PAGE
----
COPIED FROM CERTAIN REFERENCES. The elements of estafa with abuse of confidence under this provision are as follows:
1. That money, goods, or other personal property be received by the offender in trust, or on commission, or for administration, or under any other obligation involving the duty to make delivery of, or to return, the same;
2. That there be misappropriation or conversion of such money or property by the offender; or denial on his part of such receipt;
3. That such misappropriation or conversion or denial is to the prejudice of another; and
4. That there is a demand made by the offended party to the offender.15
Article 315, paragraph 1(b) of the Revised Penal Code reads:
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To "misappropriate" a thing of value for one’s own use or benefit, not only the conversion to one’s personal advantage but also every attempt to dispose of the property of another without a right.13 Misappropriation or conversion may be proved by the prosecution by direct evidence or by circumstantial evidence.
Demand is not an element of the felony or a condition precedent to the filing of a criminal complaint for estafa. Indeed, the accused may be convicted of the felony under Article 315, paragraph 1(b) of the Revised Penal Code if the prosecution proved misappropriation or conversion by the accused of the money or property subject of the Information.14 In a prosecution for estafa, demand is not necessary where there is evidence of misappropriation or conversion.15 However, failure to account upon demand, for funds or property held in trust, is circumstantial evidence of misappropriation.16
Demand need not be formal. It may be verbal. In Barrameda v. Court of Appeals,17 the Court ruled that even a query as to the whereabouts of the money is tantamount to a demand:
It must be noted that the specific word "demand" need not be used to show that demand had, indeed, been made upon the person charged of the offense. A query as to the whereabouts of the money, such as the one proven in the case at bench, is tantamount to a demand.18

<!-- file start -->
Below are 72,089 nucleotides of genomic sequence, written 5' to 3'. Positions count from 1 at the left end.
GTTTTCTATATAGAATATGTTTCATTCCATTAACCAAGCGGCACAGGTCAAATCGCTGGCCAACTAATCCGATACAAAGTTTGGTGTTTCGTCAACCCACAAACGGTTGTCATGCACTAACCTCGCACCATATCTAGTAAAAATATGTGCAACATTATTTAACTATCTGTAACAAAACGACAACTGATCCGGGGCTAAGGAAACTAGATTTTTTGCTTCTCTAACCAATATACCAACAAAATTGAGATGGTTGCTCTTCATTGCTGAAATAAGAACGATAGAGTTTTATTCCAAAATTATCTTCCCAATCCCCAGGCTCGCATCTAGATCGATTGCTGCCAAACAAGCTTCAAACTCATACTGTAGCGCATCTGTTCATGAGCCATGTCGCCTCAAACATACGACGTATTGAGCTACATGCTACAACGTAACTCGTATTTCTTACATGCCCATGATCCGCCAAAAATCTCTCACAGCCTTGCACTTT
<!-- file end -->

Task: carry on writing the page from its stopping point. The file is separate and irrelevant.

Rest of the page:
1. What is Estafa?
Estafa is a criminal offense wherein a person defrauds another by any of the following means: (1) by unfaithfulness or abuse of confidence; (2) by deceit; or (3) fraudulent means.
Estafa through unfaithfulness or abuse of confidence is done by (1) altering quality, quantity and substance of subject matter of contract; (2) misappropriating or converting goods/property of another; and (3) taking advantage of a signature in blank.
Estafa through deceit or fraudulent acts executed prior to or simultaneously with the commission of the fraud is done by: (1) using fictitious name as means of deceit; (2) altering quality, fineness or weight of anything pertaining to art or business; (3) by issuing unfunded checks or postdated checks; and (4) availing of services of hotel, inn, restaurants etc, without paying therefor.
Estafa through fraudulent means is done by: (1) inducing another, by means of deceit, to sign any document; (2) resorting to some fraudulent practice to ensure success in a gambling game; and (3) removing, concealing, or destroying, in whole or in part, any court record, office files, document and other papers. (Article 315, Revised Penal Code)
2. What are the two basic indispensable elements of Estafa?
The two basic elements common to all forms of Estafa are: (1) Fraud; and (2) Resulting damage or intent to cause damage capable of pecuniary estimation.
3. What if there was no fraud on the part of the other party, will the Estafa case prosper?
No, as fraud is an element of Estafa, its absence is fatal to the prosecution of the case. When the allegation of deceit has not been...